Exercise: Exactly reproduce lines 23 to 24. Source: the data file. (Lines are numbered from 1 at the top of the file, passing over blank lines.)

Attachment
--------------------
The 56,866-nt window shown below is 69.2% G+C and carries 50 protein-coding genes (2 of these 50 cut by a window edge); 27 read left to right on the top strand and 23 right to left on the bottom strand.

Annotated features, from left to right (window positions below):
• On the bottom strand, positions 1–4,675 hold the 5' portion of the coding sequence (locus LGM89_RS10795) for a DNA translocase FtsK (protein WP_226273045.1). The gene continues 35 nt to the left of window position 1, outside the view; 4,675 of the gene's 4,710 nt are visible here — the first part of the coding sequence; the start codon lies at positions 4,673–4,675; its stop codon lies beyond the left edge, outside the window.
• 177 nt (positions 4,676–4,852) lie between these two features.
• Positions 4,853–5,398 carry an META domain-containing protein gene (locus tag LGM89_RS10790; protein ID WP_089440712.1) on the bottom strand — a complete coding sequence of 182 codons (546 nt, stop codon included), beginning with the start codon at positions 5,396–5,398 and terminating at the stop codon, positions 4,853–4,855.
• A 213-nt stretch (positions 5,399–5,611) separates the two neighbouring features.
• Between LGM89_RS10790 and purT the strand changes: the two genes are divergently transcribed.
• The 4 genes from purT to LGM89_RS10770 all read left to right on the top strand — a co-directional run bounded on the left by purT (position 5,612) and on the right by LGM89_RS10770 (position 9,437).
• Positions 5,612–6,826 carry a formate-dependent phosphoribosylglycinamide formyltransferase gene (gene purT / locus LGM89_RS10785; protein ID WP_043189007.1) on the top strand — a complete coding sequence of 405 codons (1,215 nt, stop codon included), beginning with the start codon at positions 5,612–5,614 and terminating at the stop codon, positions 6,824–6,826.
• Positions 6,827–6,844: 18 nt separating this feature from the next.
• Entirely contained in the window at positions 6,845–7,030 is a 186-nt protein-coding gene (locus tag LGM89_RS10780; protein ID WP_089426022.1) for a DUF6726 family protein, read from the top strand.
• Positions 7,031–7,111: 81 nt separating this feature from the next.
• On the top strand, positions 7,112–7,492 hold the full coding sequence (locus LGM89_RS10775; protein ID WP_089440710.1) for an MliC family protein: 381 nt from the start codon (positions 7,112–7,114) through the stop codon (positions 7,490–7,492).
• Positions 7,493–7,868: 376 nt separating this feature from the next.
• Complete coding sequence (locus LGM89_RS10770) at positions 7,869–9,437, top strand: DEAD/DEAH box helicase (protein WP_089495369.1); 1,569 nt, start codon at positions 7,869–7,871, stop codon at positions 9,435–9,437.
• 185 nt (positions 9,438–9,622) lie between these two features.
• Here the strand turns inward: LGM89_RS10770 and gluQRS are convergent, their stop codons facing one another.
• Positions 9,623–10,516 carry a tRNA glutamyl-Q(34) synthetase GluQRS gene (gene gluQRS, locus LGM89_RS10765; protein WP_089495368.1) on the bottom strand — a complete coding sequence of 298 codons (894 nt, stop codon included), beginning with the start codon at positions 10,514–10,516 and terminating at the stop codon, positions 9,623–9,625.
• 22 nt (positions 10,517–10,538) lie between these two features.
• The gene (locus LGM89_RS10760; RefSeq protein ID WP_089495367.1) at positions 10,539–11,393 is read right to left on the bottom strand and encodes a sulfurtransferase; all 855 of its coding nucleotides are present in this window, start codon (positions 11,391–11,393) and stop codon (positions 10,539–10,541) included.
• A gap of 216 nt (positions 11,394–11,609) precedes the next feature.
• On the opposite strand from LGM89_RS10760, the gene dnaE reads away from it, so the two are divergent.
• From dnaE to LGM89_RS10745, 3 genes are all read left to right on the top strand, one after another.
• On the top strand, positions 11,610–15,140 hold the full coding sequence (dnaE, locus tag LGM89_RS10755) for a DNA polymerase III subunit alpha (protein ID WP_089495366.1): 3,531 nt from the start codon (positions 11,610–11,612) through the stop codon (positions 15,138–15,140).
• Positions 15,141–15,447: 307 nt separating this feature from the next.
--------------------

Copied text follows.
• From dnaE to LGM89_RS10745, 3 genes are all read left to right on the top strand, one after another.
• On the top strand, positions 11,610–15,140 hold the full coding sequence (dnaE, locus tag LGM89_RS10755) for a DNA polymerase III subunit alpha (protein ID WP_089495366.1): 3,531 nt from the start codon (positions 11,610–11,612) through the stop codon (positions 15,138–15,140).